New School, New World

March 21, 2010
The bleak art deco facade of Canfield Village Middle School loomed large before me as I disembarked from my rattling bus. As I entered the doors and fought my way to my locker, I felt like a little fish swimming upstream in a noisy, crowded river of people. I was beginning my first day of seventh grade as well as my first day in public schools. The rest of my school career had been spent at Willow Creek Learning Center, a small, private, Christian school. Already, I felt as though I had landed on another planet; I was surrounded by a horde of people my own age- a major change from my miniscule class of five other students at Willow Creek. These kids were loud, vibrant, and pushy, and I could even hear them swearing and taking the Lord's name in vain as they spoke, both of which were offenses that would have resulted in detention at my old school. Clearly, I had a lot to learn before I could blend into this place.

For the first time in my life, I boarded a school bus that morning. I sat down in the seat across from a friendly, vivacious girl named Lauren, who asked me my name and if I was new. Then, she asked if I was named after Gretchen Wilson, and started singing "Redneck Woman." Like Lauren, the other students I met that day were curious about my origins and were very nice to me. I simply did not know where to begin making new friends in this sea of humanity. However, the most stressful parts of my day took place in between classes.

My most vivid memories that day were of the hallways. I had almost no idea where to find my classrooms, and I had never before dealt with trying to beat the bell to class. Running down the upstairs hallway, I was searching for my English classroom when the bell rang obnoxiously. I saw a lady with a mass of wild, curly hair standing at the end of the hallway. "Are you Mrs. Nagy?" I called frantically. When she nodded, I felt so relieved. Later, as I was looking for my math classroom, I remember asking Mr. Huth, my science teacher, where Mr. Horn's room was located. He looked puzzled, and then asked, " Do you mean Miss Horn?" I felt very embarrassed at this mistake. Thankfully, I never got completely lost in CVMS, but I still envied my younger sister Lydia whose teachers led her and her fifth grade classmates to their classrooms.

Adjusting to a new set of teachers was also somewhat disconcerting. One of my first classes of the day was Social Studies with Mr. Kerensky. He strode into the classroom wielding a metal yellow yardstick, with which he whacked the desk of some poor soul sitting in the front row to get the class's attention. I sat straight up in my seat, terrified, until he started cracking jokes as we introduced ourselves. Social Studies quickly became my favorite class of the day.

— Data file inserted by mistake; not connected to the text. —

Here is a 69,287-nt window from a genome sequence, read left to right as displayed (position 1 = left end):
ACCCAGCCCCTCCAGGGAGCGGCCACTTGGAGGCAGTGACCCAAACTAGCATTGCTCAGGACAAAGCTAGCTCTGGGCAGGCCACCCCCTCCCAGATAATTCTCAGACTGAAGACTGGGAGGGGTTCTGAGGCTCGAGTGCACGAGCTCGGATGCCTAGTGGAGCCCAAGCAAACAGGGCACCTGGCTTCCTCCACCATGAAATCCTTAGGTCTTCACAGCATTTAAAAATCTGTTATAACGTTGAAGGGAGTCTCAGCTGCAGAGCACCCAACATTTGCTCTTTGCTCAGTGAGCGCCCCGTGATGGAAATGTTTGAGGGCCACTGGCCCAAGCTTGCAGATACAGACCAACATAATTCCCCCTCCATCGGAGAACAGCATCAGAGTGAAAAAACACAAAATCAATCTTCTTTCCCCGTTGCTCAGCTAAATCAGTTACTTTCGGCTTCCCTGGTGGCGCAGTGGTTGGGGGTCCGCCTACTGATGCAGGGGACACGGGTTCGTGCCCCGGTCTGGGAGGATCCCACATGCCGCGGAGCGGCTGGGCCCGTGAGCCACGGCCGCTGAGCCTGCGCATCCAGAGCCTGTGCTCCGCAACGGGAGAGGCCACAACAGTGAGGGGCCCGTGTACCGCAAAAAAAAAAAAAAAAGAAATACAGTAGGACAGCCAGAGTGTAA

The chaos of my first few days gradually calmed down as the days and weeks became months. By this time, I still had not found my niche, and I missed my old school like crazy. Finally, in mid-October, I met Brittany. I was standing behind a thin, blond girl in the lunch line when she turned around, gave me a big smile, and said, "Hi! You're new, aren't you? Do you want to eat lunch with me?" After just a moment of uncertainty, I said yes. I am so glad I met Brittany that day, because we have been best friends ever since. Also, it was Brittany who convinced me to join band later in the year. In January, I became friends with Mariebeth Knott, a girl who I at first regarded as an emo wild child, but who also became one of my best friends. These girls were the just the first of many lovely, wonderful people that I never would have otherwise met if I had stayed at Willow Creek.

Little by little, I broke out of the shell in which I came to Canfield. Somewhere along the line, I stopped blending in and started standing out. Canfield has given me opportunities that I never would have had anywhere else, and I have met so many people that have helped me to grow as a student and as an individual. The experience of starting over in a new, alien school environment has taught me to thrive outside of my comfort zone. I still look back fondly on my days at Willow Creek, but I have also learned to look forward to my future at Canfield and beyond.





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